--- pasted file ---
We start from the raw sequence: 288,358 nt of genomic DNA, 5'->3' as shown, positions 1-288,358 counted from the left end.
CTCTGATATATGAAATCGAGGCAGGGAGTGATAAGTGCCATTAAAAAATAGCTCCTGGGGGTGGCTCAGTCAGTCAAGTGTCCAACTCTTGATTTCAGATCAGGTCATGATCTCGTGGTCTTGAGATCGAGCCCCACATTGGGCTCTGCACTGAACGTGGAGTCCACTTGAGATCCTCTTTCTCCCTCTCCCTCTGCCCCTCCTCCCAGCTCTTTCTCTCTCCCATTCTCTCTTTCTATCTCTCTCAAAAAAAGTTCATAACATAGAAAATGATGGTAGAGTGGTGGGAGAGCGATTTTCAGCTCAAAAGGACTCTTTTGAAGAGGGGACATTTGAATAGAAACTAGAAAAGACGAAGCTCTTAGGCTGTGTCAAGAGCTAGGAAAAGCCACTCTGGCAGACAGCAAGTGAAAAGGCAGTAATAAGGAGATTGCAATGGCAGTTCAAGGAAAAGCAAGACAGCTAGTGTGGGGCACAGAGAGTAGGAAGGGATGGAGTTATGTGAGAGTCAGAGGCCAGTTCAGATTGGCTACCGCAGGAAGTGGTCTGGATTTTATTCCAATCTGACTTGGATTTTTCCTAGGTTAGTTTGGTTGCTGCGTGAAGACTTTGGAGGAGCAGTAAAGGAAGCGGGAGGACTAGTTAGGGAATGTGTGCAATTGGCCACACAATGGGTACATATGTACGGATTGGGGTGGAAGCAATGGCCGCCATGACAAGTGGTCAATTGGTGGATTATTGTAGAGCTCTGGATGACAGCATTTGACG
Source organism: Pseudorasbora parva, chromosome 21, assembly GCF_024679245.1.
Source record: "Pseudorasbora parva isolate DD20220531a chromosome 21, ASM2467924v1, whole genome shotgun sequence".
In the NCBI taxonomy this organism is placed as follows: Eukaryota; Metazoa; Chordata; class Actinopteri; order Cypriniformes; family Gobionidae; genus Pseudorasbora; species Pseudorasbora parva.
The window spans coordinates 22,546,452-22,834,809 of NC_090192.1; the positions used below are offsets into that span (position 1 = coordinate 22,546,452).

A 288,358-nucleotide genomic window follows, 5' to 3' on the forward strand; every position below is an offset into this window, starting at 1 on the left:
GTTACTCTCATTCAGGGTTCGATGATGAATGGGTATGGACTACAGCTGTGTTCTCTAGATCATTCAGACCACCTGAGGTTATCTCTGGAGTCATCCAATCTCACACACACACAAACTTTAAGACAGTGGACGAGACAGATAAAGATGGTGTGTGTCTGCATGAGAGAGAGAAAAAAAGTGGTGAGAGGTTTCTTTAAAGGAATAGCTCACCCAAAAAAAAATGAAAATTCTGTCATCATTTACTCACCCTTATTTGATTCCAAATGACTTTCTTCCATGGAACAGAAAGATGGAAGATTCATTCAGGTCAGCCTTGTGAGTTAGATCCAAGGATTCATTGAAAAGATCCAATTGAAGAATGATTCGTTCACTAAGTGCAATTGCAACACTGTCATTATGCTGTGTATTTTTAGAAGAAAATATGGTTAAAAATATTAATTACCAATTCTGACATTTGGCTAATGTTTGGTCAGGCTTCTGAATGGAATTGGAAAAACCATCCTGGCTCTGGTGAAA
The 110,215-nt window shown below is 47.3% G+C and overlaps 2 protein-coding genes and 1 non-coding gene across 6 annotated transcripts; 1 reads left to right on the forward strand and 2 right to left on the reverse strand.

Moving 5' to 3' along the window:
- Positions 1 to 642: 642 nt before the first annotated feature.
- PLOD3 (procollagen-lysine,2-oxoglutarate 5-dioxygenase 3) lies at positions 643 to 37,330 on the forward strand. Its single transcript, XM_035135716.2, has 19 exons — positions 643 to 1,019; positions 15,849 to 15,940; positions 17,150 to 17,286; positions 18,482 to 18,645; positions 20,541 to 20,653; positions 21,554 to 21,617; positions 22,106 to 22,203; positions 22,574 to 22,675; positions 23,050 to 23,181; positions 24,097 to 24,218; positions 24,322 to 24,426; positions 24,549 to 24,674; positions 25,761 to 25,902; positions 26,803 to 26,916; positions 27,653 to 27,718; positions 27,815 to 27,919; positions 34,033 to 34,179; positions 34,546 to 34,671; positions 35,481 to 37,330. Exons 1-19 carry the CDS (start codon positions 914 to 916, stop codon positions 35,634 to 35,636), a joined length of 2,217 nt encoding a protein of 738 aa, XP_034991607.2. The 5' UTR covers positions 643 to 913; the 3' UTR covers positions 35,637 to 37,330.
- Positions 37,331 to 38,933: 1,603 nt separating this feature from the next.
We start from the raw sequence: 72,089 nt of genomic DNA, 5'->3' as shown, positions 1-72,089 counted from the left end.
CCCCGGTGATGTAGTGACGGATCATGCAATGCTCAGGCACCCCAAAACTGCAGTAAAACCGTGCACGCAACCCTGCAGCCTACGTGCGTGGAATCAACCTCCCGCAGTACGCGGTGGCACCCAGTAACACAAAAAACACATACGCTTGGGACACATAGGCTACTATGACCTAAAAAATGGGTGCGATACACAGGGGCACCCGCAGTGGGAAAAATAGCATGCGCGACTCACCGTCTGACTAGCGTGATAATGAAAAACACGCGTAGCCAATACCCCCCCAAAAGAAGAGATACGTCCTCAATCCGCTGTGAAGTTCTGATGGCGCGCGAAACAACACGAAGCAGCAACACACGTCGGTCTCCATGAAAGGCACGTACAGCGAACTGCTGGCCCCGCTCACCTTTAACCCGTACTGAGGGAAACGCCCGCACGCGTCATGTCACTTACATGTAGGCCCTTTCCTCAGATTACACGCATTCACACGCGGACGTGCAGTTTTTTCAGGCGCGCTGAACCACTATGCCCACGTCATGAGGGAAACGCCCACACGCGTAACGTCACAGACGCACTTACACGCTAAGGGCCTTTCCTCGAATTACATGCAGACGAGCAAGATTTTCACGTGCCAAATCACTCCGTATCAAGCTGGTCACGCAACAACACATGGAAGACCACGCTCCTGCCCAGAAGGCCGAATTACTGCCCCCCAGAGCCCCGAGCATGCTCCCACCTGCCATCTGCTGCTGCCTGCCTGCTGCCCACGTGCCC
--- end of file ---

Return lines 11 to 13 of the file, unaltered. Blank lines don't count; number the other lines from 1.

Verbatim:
- Positions 1 to 642: 642 nt before the first annotated feature.
- PLOD3 (procollagen-lysine,2-oxoglutarate 5-dioxygenase 3) lies at positions 643 to 37,330 on the forward strand. Its single transcript, XM_035135716.2, has 19 exons — positions 643 to 1,019; positions 15,849 to 15,940; positions 17,150 to 17,286; positions 18,482 to 18,645; positions 20,541 to 20,653; positions 21,554 to 21,617; positions 22,106 to 22,203; positions 22,574 to 22,675; positions 23,050 to 23,181; positions 24,097 to 24,218; positions 24,322 to 24,426; positions 24,549 to 24,674; positions 25,761 to 25,902; positions 26,803 to 26,916; positions 27,653 to 27,718; positions 27,815 to 27,919; positions 34,033 to 34,179; positions 34,546 to 34,671; positions 35,481 to 37,330. Exons 1-19 carry the CDS (start codon positions 914 to 916, stop codon positions 35,634 to 35,636), a joined length of 2,217 nt encoding a protein of 738 aa, XP_034991607.2. The 5' UTR covers positions 643 to 913; the 3' UTR covers positions 35,637 to 37,330.
- Positions 37,331 to 38,933: 1,603 nt separating this feature from the next.